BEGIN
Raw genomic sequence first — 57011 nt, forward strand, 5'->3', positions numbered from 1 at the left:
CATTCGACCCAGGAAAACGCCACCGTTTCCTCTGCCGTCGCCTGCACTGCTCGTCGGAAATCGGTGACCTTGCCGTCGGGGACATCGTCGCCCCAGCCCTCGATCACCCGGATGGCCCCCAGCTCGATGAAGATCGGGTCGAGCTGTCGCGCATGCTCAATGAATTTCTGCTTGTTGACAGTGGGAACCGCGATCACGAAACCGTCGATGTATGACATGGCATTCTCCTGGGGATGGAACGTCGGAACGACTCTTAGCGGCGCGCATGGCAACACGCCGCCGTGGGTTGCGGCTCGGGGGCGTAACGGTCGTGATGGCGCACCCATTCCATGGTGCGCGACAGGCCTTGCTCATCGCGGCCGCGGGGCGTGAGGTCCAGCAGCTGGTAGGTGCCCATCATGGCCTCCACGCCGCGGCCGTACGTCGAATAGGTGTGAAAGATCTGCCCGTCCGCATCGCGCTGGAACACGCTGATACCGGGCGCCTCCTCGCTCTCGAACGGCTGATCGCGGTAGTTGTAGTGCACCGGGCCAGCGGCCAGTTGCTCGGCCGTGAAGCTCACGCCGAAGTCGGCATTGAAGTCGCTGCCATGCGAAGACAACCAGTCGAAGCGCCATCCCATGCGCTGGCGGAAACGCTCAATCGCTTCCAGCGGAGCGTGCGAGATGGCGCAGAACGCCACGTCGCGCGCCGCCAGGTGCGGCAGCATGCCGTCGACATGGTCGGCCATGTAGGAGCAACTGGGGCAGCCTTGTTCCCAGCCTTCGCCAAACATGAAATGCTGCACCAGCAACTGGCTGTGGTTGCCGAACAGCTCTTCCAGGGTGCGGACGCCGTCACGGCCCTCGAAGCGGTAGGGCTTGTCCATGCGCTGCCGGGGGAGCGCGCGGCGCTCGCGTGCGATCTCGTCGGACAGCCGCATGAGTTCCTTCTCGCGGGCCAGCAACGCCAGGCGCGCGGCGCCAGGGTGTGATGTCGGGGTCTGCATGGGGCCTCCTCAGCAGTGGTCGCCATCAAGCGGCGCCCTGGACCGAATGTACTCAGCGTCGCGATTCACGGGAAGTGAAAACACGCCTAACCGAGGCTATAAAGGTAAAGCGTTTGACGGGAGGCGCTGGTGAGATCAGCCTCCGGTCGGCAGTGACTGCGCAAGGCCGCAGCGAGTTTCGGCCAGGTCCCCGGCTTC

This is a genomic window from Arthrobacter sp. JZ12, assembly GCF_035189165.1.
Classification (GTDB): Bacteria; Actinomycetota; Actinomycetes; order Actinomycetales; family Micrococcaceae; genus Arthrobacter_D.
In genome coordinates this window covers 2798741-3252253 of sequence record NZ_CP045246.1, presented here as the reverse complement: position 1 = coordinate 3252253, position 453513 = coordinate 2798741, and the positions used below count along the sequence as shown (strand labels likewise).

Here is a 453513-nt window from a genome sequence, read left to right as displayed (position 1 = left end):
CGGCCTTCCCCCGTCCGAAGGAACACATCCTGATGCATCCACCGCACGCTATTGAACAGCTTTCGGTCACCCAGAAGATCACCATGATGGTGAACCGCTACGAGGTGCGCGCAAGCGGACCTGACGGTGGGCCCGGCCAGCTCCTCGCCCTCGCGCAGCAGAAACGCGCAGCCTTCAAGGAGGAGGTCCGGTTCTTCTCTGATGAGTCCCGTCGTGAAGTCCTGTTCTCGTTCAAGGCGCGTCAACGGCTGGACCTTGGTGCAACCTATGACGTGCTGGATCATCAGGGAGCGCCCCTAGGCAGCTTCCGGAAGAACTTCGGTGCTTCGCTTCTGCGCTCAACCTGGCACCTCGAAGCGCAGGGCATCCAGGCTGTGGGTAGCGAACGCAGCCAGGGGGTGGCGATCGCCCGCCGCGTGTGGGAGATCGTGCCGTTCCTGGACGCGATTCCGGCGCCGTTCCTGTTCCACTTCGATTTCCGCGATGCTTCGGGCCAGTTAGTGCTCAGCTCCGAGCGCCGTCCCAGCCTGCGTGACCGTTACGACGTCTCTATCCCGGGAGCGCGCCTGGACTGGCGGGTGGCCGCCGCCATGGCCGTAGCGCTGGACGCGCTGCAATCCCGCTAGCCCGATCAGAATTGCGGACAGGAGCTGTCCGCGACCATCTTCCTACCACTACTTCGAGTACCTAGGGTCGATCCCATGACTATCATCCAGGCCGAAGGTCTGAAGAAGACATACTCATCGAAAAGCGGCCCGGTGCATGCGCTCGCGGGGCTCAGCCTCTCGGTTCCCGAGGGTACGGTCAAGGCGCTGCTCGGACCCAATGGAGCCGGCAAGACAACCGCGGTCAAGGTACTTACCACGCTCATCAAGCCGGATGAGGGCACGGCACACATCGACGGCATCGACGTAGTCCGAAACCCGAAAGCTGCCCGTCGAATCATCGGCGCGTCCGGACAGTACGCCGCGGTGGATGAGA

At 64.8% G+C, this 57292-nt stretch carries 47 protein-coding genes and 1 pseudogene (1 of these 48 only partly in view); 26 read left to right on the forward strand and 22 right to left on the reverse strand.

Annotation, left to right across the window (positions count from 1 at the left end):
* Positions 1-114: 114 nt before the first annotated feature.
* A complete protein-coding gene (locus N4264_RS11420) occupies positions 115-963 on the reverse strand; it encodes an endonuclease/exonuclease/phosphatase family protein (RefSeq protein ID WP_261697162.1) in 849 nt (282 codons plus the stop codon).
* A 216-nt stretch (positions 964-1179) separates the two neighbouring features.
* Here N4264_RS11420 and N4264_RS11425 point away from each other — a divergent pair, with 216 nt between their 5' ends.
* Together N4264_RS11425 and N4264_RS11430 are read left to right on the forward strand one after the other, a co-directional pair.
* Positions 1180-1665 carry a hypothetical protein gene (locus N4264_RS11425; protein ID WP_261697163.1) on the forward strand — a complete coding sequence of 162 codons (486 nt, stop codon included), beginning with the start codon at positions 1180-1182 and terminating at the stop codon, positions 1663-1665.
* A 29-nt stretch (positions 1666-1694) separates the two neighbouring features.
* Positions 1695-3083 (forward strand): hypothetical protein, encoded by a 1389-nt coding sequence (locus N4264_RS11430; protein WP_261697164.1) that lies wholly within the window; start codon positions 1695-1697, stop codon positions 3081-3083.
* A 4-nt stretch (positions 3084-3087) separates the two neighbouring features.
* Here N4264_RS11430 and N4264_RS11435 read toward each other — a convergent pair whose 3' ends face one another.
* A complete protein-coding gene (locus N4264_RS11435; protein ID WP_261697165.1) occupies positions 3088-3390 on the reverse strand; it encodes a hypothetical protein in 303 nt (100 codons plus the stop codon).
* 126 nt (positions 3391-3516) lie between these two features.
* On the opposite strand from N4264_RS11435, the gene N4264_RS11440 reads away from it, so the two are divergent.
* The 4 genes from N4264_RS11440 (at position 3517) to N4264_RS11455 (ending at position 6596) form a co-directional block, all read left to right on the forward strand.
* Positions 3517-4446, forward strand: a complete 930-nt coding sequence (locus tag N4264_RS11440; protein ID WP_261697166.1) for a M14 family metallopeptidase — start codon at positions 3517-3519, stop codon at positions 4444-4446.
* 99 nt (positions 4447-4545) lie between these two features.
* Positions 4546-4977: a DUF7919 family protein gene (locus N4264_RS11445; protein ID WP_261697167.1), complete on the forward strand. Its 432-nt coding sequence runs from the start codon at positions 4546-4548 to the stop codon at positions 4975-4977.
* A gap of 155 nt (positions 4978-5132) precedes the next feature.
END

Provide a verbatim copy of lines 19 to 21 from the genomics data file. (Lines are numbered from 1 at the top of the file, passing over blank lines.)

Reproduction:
* Here N4264_RS11430 and N4264_RS11435 read toward each other — a convergent pair whose 3' ends face one another.
* A complete protein-coding gene (locus N4264_RS11435; protein ID WP_261697165.1) occupies positions 3088-3390 on the reverse strand; it encodes a hypothetical protein in 303 nt (100 codons plus the stop codon).
* 126 nt (positions 3391-3516) lie between these two features.